Ditto Monroe, although are planned to help pay some of the planned Monroe bypass. Supposedly. (And anyway, it's looking as if the "Finish The Outerbelt" forces will use up that Monroe bypass money for a few years.) Ditto widening Providence Road, a state highway needlessly carrying thousands more vehicles than it would if developers had been required to connect their developments with a street network. But the developers didn't want to do that, because customers like to live on cul-de-sacs, so local rule-makers didn't make them.

Sure, that little gap atop 485 looks weird. But in terms of solving traffic congestion, it's a nonstarter. Loop roads have no history of solving congestion in any city. They generally clog shortly after they open, because local elected officials happily OK just about any development proposed anywhere along the route -- thus packing the outerbelt with what is, essentially, local traffic. That's one important reason I-485's southern leg is so congested. Mecklenburg County commissioners, plus municipal officials in Charlotte, Pineville and Matthews, pretty much let any developer who wanted to build anything do so.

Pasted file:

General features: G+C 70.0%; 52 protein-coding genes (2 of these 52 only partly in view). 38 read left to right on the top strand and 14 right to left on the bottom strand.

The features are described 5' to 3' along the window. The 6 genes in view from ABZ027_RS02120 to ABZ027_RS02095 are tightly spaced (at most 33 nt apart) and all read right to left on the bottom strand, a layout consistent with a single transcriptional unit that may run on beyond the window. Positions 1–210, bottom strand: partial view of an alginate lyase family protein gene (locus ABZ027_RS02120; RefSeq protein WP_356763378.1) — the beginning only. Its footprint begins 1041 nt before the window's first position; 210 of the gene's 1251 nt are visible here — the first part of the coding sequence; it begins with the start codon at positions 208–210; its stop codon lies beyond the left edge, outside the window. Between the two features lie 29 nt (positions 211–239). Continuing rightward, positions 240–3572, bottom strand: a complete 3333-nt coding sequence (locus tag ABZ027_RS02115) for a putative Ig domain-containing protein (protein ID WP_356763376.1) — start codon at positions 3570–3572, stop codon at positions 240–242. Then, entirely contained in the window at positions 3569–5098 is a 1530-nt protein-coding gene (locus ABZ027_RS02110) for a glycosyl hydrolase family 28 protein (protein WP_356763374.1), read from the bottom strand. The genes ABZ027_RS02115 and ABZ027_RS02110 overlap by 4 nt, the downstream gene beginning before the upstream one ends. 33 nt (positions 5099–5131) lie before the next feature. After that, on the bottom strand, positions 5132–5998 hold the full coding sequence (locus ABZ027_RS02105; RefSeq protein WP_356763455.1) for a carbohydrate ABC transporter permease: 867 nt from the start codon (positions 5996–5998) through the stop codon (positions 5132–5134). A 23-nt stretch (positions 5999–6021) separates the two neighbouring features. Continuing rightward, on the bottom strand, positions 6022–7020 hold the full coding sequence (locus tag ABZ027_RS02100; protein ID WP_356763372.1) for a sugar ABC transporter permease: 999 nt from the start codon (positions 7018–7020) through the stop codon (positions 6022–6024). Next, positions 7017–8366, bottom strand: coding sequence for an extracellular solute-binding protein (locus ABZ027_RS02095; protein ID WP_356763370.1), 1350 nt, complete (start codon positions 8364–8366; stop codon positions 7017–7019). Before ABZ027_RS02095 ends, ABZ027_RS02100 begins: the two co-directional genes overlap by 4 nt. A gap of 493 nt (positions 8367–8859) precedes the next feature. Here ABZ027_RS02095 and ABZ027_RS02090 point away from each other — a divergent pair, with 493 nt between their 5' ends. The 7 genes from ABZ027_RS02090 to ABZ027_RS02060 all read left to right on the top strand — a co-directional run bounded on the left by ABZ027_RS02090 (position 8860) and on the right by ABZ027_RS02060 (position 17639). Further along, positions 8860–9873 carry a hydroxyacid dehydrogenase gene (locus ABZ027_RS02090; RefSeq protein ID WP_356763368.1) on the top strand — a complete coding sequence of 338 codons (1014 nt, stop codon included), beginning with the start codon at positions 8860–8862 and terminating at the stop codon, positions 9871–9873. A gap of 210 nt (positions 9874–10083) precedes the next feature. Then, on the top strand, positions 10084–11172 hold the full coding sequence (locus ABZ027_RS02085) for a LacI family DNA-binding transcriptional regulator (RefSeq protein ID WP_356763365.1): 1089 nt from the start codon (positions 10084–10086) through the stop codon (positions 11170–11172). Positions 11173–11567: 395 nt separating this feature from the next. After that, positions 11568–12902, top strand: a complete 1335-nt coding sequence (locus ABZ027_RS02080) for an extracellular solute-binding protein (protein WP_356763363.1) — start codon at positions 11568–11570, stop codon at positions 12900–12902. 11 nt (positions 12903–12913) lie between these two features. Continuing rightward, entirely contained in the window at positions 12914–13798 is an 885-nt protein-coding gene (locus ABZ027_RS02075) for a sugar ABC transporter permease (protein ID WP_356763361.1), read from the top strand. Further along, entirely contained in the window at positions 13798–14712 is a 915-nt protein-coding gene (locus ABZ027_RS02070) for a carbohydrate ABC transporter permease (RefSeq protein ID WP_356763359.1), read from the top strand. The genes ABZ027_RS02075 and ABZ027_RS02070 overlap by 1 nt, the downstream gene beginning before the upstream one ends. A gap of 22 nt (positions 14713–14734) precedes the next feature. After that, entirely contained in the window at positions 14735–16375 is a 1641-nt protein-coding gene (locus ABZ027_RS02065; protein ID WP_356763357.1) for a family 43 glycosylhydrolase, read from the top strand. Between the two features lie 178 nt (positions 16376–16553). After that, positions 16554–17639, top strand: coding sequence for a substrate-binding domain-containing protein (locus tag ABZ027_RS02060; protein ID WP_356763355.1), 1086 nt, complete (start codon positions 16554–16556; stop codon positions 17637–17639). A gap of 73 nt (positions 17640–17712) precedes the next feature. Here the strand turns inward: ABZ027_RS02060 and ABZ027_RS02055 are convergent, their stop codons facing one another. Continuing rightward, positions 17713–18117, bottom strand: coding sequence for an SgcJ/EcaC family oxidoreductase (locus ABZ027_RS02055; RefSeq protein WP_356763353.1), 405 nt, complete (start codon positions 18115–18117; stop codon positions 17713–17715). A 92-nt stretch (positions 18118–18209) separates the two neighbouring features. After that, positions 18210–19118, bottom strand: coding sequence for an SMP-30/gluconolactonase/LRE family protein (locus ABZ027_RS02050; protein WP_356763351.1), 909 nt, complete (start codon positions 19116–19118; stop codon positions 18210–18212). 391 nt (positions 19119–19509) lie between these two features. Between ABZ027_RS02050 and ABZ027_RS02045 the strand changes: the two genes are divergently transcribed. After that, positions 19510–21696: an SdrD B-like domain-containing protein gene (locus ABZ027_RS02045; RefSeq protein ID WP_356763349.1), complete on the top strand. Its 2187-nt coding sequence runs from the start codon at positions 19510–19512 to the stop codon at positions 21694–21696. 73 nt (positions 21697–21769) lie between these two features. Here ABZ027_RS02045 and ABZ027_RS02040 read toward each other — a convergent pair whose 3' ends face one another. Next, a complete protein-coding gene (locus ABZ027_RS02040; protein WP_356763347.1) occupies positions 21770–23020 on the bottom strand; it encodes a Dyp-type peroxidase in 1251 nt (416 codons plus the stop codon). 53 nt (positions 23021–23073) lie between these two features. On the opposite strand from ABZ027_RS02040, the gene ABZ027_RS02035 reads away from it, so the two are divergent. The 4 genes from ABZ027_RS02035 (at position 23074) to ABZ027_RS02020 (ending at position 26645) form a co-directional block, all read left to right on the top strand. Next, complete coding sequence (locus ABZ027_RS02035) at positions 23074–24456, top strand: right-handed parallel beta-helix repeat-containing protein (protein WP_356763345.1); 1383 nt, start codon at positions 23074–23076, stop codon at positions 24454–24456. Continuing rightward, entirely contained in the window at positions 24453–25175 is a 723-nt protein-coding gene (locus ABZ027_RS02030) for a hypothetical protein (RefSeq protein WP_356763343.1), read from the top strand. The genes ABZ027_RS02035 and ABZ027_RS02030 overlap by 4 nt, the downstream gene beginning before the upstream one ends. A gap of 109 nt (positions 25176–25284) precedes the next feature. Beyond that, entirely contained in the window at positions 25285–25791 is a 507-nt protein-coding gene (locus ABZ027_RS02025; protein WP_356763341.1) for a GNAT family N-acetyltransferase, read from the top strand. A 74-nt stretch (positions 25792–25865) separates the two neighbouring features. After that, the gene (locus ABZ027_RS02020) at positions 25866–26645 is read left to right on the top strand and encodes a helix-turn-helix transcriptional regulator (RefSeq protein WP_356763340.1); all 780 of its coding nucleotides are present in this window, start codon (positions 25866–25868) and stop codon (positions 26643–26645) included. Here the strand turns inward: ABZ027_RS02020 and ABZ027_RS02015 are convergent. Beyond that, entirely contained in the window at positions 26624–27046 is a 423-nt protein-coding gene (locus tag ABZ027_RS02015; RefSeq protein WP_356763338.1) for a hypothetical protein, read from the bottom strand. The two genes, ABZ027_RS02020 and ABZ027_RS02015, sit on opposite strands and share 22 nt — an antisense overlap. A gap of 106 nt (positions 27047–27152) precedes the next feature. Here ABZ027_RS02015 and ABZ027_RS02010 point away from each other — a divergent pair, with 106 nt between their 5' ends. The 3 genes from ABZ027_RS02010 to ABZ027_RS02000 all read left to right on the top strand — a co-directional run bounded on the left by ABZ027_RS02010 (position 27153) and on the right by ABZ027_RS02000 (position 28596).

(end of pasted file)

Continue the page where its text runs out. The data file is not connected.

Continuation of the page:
What we need, instead of widening 485, is about 10 more connector streets besides 485, N.C. 51 and the handful of others.

Indeed, old-timers remember when the outerbelt was first proposed back in the 1960s, its rationale was more openly stated in those innocent times. It was "to open land for development." Transportation rationalizations came much later, after developers had already snapped up the land along the route.

Hardly any local transportation professionals believed the outerbelt was necessary, longtime local transportation planner Bill Coxe told me more than a decade ago. But knowing the powers pushing it, they didn't openly oppose it. "That bulldozer was way too big for anybody to get down in front of,'' Coxe told me.

I remember in 1998, hearing Harry West, the longtime director of the Atlanta Regional Commission, who had seen how Atlanta's Perimeter Highway pushed that city's sprawl. Speaking about I-485, he told a Charlotte conference sponsored by, among other groups, the Charlotte Chamber: "If I thought you would listen to me, I'd tell you not to build it.''

Obviously, we didn't listen to him. And we still aren't.

Wednesday, April 01, 2009

USDOT a Ponzi scheme?

This just in: U.S. Transportation System is a giant Ponzi scheme.

OK, it's an April Fool's joke (sort of) by the clever folks at the Project for Public Spaces. The "Faking Places" newsletter today has these other headlines:

-- How football stadiums can be transformed into vital community places.
-- Get your kicks on I-95: USDOT announces "Roads with Character" initiative.
And my favorite:
-- Ice rink tops list of amenities proposed by residents of Hell.